Prior art is any evidence that an invention is already known or in use before the effective filing date of a patent application. It can be in many forms including: printed information, admissions by a patent applicant, for sale offers and public use.
Printed information may include patents and published patent applications (both of US and non-US origin no matter how old they are or if they are expired), magazine and newspaper articles, electronic and online articles, online databases, and websites.
Admissions of prior art include statements by an applicant that certain information was prior art, such as in the drawings, background section or other section of their application, or in remarks made during examination of their application.
For sale offers can include any manner of offering a product as being for sale – even if no one has purchased it. Similarly, public use can include any manner of an invention being used or demonstrated in public.
Additionally, prior art may include information that is “Otherwise available to the public”. Examples provided by the US Patent Office include: an oral presentation at a scientific meeting; a demonstration at a trade show; a lecture or speech; a statement made on a radio talk show; and a YouTube video, Facebook video, etc.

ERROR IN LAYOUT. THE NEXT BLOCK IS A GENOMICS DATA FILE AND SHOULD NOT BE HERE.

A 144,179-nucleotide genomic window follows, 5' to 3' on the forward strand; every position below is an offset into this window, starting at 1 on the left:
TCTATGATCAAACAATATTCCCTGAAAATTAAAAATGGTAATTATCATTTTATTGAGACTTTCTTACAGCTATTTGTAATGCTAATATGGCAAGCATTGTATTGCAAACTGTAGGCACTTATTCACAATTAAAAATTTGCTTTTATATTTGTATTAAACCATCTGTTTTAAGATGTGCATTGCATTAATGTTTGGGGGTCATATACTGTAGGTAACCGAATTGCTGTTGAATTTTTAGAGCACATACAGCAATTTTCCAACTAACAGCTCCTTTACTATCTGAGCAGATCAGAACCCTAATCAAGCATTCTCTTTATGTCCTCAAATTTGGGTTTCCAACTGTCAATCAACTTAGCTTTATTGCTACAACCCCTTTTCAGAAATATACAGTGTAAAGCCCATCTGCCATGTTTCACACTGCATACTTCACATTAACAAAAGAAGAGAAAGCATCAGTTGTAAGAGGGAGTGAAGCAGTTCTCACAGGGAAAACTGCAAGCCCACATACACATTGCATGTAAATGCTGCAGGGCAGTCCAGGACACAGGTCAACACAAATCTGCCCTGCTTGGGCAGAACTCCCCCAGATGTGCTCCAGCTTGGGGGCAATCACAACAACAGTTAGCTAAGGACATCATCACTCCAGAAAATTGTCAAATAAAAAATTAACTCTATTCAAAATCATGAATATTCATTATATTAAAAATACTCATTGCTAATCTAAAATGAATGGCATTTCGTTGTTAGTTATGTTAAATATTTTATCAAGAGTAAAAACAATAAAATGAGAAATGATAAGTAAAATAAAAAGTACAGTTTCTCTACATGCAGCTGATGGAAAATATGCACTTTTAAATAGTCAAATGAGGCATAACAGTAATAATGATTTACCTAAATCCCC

Generally, if a patent examiner can find one or more instances of prior art that, alone or in combination, have all the features of your invention, then they can make a prima facie case that your invention is
unpatentable based on either anticipation (a 35 USC §102 rejection) or obviousness (a 35 USC §103 rejection).
In the next article we will give an overview of anticipation and obviousness rejections.